Compete Ghana has engaged relevant agencies in the import and export value chain to improve the existing Ghana-European Union (EU) early warning mechanism under the Economic Partnership Agreement (EPA).
This is to enable them to generate and disseminate timely and meaningful warning information to enable exporters and agencies in the import and export value chain to identify non-compliant exports to the EU and respond in an appropriate manner.
Food safety is a major concern in the EU, therefore, there are requirements on safety foods imported to the EU because unsafe or incorrectly labelled products will be banned from entering the European market.
The agencies were engaged on the role of stakeholder institutions in the existing system, discussion on a streamlined information flow, features of the proposed dashboard and management of the mechanism.
The institutions included the Ministry of Trade and Industry, Ministry of Health, Ministry of Fisheries and Aquaculture, Foreign Affairs Ministry, Ghana Export Promotion Authority, Ghana Standards Authority.
The others included the Foods and Drugs Authority, Ghana Revenue Authority, Plants Protection and Regulatory Services Directorate, Veterinary Services Directorate and National Security.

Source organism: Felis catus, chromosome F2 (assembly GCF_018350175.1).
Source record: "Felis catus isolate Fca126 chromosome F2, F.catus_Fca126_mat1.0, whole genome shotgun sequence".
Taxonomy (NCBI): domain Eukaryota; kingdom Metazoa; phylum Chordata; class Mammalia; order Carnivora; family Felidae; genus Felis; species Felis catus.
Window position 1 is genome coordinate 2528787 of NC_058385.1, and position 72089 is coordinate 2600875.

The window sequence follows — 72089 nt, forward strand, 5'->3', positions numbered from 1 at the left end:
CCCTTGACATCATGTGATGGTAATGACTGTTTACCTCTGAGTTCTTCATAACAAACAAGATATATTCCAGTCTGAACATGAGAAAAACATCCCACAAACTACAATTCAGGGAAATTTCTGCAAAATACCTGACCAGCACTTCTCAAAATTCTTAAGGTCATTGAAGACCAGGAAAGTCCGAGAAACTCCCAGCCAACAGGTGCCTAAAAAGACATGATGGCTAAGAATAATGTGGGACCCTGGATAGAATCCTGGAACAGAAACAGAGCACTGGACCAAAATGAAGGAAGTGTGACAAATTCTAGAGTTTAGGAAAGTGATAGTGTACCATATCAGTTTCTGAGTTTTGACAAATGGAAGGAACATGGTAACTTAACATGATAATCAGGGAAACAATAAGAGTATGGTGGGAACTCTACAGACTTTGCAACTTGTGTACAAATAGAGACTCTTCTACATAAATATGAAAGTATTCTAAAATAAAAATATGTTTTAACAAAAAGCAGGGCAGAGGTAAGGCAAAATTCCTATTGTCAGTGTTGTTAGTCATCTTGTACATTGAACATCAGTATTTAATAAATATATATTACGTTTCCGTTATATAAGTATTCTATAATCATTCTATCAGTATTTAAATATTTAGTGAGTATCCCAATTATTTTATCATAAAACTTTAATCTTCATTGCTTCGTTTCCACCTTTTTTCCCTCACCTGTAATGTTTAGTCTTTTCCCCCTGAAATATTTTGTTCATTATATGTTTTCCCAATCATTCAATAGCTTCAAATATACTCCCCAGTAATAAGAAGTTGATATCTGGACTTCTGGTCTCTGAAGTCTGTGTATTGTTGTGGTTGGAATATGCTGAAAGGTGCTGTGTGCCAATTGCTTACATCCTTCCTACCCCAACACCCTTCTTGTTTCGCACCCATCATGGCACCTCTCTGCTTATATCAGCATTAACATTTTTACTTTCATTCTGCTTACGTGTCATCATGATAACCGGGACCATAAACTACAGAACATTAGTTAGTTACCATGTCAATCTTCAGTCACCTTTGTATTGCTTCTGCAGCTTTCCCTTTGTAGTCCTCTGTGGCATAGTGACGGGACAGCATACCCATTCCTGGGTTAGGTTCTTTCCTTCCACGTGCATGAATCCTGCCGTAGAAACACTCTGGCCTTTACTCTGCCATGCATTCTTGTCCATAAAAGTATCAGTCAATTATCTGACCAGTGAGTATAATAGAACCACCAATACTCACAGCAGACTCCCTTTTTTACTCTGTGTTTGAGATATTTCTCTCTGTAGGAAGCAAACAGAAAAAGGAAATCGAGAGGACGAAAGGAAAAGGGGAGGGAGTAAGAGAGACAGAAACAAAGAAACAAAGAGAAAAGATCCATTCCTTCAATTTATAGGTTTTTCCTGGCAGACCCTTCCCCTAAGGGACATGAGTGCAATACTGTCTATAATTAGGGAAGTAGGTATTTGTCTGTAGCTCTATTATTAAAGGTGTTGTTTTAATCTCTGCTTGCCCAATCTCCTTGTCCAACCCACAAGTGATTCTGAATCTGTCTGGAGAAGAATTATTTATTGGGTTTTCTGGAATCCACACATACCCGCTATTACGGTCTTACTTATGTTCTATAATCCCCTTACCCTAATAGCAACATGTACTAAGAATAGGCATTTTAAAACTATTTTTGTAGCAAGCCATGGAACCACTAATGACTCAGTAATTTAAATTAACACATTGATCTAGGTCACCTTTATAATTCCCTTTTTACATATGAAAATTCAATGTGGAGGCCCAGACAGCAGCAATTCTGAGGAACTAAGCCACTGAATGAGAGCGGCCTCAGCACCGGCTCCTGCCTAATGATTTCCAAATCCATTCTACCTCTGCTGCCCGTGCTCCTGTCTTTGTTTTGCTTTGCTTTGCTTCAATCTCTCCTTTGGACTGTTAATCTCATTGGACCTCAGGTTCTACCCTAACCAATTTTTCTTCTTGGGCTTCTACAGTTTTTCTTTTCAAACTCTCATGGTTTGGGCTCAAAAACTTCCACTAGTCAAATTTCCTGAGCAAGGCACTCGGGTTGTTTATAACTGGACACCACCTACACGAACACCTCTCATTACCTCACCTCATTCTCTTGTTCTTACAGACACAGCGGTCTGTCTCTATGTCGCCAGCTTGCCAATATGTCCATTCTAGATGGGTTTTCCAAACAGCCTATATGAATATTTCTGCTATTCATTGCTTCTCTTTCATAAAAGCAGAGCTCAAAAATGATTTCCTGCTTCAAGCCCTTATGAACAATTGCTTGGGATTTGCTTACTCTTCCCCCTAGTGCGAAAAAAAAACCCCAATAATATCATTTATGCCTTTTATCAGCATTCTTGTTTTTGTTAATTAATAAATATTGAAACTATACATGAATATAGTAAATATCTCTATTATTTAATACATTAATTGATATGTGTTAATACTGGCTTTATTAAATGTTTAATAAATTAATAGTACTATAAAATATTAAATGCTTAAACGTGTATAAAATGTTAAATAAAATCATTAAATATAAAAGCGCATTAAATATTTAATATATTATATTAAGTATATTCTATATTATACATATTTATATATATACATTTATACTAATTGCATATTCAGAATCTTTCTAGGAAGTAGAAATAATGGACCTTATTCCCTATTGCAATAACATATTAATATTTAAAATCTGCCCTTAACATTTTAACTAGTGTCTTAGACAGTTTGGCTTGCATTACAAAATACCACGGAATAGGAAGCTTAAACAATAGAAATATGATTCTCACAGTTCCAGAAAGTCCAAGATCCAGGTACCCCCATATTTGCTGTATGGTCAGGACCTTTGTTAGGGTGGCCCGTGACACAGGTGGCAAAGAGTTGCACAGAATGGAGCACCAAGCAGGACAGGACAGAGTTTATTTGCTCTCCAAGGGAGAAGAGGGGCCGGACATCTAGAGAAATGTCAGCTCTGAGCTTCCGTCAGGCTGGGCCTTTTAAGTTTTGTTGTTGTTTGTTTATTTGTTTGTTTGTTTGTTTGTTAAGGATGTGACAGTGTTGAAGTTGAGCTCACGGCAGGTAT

The Team Leader of Compete Ghana, Nicolas Gebara, said the meeting brought consensus among key stakeholders on the need to respond swiftly to alerts and notifications from the EU on Ghana exports.
“Sometimes, there are situations where there are complications regarding contaminated foods and what is important to do is to make sure that the information comes to the right stakeholder to be disseminated and take actions, to prevent more complications,” he added.
The team leader said the discussions were centered on establishing an early warning system aimed at providing the information, roles and responsibilities, and mechanisms to ensure better coordination among stakeholders.
He said it was also centered on shortening the delivery time of information on alerts and notifications on the quality of goods exported from Ghana to the EU, and establishing a central dashboard that was accessible virtually to key institutions to allow rapid response to the alert system received.
Mr Gebara emphasised that farmers and exporters needed to comply with the EU standards and food safety regulations to avoid warnings and bans on goods exported to the EU.
An IT consultant who doubles as the software developer for the mechanism, Nana Twum-Barimah Adu, indicated the importance of the design of the mechanism to exporters, relevant institutions, the public and researchers.
Mr Adu emphasised on the importance of the software in enabling quick access of information by key institutions to be distributed to exporters.
He said that the upgrading of the existing warning system by an electronic one would provide quick access of key stakeholders to alerts and notifications and would be more effective and would allow Ghana to promptly respond and take corrective action.